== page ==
An Eco-sustainable World
ArborealSpecies Plant

Abies homolepis

Abies homolepis

The Nikko Fir (Abies homolepis Siebold & Zucc., 1842) is an arboreal species belonging to the Pinaceae family.

Systematics –
From a systematic point of view it belongs to:
Eukaryota Domain,
Kingdom Plantae,
Pinophyta Division,
Pinopsida class,
Order Pinales,
Pinaceae family,
Genus Abies,
Species A. homolepis.
The terms are synonymous:
– Abies homolepis var. scottii McFarland;
– Picea homolepis (Siebold & Zucc.) Carrière;
– Picea homolepis (Siebold & Zucc.) Godr.;
– Picea homolepis (Siebold & Zucc.) Gord..
Within this species, the following varieties are recognized:
– Abies homolepis var. homolepis;
– Abies homolepis var. umbellata (Mayr) E.H.Wilson.

Etymology –
The term Abies comes from Abies which is the classical Latin name (Virgil, Egloghe, from the Sanskrit root abh gush of resin); according to another interpretation it would derive from the Greek word ἄβιος = long-lived.
The specific epithet homolepis derives from the Greek roots ὁμός homós = equal and λεπιϛ lepís = scale, scale referring to scales and bracts of the same length in the cones.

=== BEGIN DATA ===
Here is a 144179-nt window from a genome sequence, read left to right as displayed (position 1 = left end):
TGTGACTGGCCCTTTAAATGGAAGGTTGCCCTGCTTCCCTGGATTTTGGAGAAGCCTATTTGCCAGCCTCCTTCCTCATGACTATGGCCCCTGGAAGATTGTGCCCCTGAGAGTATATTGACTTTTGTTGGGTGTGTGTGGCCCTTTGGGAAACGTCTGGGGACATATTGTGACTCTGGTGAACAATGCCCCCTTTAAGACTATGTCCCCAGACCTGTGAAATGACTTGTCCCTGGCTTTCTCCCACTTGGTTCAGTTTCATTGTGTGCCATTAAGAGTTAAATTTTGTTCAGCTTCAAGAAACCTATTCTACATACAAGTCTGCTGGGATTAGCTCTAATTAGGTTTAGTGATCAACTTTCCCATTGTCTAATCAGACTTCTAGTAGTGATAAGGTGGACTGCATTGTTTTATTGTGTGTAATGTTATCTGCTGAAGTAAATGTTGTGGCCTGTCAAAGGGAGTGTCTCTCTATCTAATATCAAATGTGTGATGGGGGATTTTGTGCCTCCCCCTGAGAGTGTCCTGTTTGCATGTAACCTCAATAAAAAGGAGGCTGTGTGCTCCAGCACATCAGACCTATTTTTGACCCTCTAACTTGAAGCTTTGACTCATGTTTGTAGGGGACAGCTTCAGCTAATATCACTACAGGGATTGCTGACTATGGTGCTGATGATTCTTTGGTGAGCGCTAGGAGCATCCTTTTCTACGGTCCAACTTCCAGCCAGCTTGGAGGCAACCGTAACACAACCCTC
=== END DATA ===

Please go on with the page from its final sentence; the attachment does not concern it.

Geographic Distribution and Habitat –
Abies homolepis is a conifer endemic to the mountain areas of Japan and precisely to the Japanese islands of Honshū, Kyūshū and Shikoku and present in an area that includes East Asia and central and southern Japan.
Its natural habitat is that of mountain altitudes between 700 and 2,000 m on soils of volcanic origin, generally well drained. At the highest altitudes it forms pure woods or in association with Abies veitchii and Larix kaempferi, but generally at the most common altitudes it is found in association with Fagus crenata, Quercus crispula, Betula grossa, Tsuga diversifolia, Thuja standishii Pinus densiflora. At even lower odds A. homolepis is replaced by Abies firma.